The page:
Since purchasing my 1964 Piper Cherokee in 2010, I’ve gone through three annuals. The process has been something like this: Gather up the logbooks; hand them over with keys to the A&P; note any squawks to be addressed during the annual; cross fingers and hope for the best; pick up airplane in about a week’s time; write check.
The annuals for my older, piston-powered airplane have been fairly routine and manageable from a budget standpoint. (2013′s was an exception; there was a somewhat complicated airworthiness directive to comply with, plus the discovery that fuel lines in the wings were original–and getting pretty brittle.)
This year I get to roll up my sleeves and help out. The federal aviation regulations permit you to do what’s called an “owner assisted” annual inspection. As an owner who does not have an airframe and powerplant certificate with an inspection authorization rating, I cannot perform any part of the annual inspection. But the FARs do permit me to participate in the maintenance portion under an IA’s supervision and approval. (C. Hall Jones writes a very nice description of the pertinent regulations and requirements in this article.)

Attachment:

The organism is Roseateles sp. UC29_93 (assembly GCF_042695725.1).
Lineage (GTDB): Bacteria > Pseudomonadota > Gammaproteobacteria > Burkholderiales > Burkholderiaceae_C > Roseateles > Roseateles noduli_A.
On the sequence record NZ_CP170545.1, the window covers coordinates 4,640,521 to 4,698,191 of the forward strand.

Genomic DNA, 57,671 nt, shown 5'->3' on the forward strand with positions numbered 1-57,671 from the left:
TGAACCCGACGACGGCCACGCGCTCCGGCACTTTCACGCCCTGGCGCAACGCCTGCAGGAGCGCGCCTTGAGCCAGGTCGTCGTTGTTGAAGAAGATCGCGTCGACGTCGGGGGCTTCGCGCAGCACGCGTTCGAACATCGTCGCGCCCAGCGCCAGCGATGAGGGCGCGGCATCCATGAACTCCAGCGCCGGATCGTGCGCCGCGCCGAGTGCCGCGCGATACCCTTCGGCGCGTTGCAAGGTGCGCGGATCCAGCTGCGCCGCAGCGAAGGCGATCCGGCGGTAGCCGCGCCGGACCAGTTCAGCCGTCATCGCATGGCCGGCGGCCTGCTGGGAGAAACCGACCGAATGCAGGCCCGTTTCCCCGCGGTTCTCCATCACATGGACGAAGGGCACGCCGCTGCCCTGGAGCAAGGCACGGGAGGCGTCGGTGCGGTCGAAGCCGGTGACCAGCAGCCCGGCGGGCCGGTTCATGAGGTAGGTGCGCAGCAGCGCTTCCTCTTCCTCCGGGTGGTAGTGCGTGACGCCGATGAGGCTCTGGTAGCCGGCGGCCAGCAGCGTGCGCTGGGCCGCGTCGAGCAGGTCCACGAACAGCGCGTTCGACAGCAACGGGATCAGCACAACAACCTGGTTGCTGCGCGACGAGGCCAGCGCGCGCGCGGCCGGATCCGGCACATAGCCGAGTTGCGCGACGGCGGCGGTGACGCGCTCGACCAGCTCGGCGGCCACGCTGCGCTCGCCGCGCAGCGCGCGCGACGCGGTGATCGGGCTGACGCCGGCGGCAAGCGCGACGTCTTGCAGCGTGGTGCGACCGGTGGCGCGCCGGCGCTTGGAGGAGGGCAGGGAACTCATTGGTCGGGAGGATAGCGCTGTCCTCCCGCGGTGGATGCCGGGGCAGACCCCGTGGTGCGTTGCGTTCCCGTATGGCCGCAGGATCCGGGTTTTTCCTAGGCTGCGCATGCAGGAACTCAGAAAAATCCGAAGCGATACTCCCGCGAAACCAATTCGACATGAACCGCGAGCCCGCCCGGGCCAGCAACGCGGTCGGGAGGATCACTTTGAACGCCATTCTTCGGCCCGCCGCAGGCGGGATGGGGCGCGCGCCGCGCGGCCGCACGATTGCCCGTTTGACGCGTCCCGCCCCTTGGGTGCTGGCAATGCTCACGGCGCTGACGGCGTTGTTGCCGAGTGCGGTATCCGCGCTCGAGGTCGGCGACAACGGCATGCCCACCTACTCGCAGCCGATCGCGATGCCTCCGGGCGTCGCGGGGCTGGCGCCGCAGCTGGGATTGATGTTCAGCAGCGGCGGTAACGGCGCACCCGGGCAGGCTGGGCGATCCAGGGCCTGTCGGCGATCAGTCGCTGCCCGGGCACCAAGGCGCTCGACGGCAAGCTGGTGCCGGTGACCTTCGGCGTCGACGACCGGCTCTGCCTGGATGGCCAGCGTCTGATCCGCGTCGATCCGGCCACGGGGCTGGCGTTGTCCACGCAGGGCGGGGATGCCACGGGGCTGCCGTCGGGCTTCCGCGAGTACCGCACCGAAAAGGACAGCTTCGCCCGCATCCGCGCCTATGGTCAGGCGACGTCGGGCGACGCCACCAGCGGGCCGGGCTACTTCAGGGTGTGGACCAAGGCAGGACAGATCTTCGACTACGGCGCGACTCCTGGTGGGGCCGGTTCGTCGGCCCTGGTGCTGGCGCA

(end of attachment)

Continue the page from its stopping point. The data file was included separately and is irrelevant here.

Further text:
How did I get this opportunity? A local flight instructor I’ve known for years recently handed me a new business card. He’s a mechanic–it’s his full-time gig with a government contractor–but I hadn’t known he performed inspections independently. “Would you be up for an owner assist?” I asked. And that’s all it took.
The ball gets rolling this week. I’ll let you know how it goes in an upcoming blog post.—Jill W. Tallman